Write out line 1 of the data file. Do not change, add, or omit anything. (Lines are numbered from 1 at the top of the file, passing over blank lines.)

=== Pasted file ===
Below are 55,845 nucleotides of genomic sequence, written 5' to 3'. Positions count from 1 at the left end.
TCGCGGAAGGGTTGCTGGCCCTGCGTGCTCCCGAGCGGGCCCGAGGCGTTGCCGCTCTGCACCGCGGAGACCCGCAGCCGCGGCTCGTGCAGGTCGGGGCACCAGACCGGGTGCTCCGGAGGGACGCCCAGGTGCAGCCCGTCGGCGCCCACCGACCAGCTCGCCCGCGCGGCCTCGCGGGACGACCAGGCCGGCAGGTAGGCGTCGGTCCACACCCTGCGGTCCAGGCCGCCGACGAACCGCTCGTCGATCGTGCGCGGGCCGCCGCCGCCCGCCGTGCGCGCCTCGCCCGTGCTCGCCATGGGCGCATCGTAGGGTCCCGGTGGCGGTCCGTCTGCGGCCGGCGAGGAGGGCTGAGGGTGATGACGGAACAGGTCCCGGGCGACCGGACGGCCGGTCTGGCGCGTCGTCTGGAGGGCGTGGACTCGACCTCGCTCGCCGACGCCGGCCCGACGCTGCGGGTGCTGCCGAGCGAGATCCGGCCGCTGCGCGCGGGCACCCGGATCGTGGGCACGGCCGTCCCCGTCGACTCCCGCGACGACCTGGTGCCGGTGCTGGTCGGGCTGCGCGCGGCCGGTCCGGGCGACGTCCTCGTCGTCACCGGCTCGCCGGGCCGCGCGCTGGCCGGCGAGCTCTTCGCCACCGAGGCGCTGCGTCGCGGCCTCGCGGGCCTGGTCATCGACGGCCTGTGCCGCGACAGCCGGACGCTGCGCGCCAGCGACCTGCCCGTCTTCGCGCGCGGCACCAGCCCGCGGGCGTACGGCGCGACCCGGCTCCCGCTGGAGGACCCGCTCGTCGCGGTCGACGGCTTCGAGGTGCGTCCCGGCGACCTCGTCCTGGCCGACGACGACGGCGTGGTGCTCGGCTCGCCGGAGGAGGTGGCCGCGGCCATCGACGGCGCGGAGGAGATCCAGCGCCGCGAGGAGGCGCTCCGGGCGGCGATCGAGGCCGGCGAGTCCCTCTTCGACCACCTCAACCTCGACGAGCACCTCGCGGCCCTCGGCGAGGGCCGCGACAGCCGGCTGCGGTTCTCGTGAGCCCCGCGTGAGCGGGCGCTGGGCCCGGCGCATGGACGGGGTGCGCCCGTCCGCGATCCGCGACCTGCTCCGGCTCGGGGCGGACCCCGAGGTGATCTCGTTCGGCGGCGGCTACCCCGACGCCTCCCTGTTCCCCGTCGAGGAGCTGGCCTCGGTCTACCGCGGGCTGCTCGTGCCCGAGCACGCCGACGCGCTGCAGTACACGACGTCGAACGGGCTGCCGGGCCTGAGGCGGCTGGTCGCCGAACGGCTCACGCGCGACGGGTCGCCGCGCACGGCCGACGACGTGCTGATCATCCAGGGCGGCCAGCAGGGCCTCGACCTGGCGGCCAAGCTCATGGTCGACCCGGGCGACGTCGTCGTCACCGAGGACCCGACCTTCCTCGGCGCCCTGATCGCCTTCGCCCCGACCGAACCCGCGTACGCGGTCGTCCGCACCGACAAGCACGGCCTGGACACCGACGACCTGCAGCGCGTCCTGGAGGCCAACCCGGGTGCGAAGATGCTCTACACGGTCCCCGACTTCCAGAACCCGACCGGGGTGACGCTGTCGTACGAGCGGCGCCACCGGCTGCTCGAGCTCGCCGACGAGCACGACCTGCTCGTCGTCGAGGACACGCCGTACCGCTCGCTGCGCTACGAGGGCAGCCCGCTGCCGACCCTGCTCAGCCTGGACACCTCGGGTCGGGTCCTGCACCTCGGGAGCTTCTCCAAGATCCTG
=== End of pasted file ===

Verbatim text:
Below are 55,845 nucleotides of genomic sequence, written 5' to 3'. Positions count from 1 at the left end.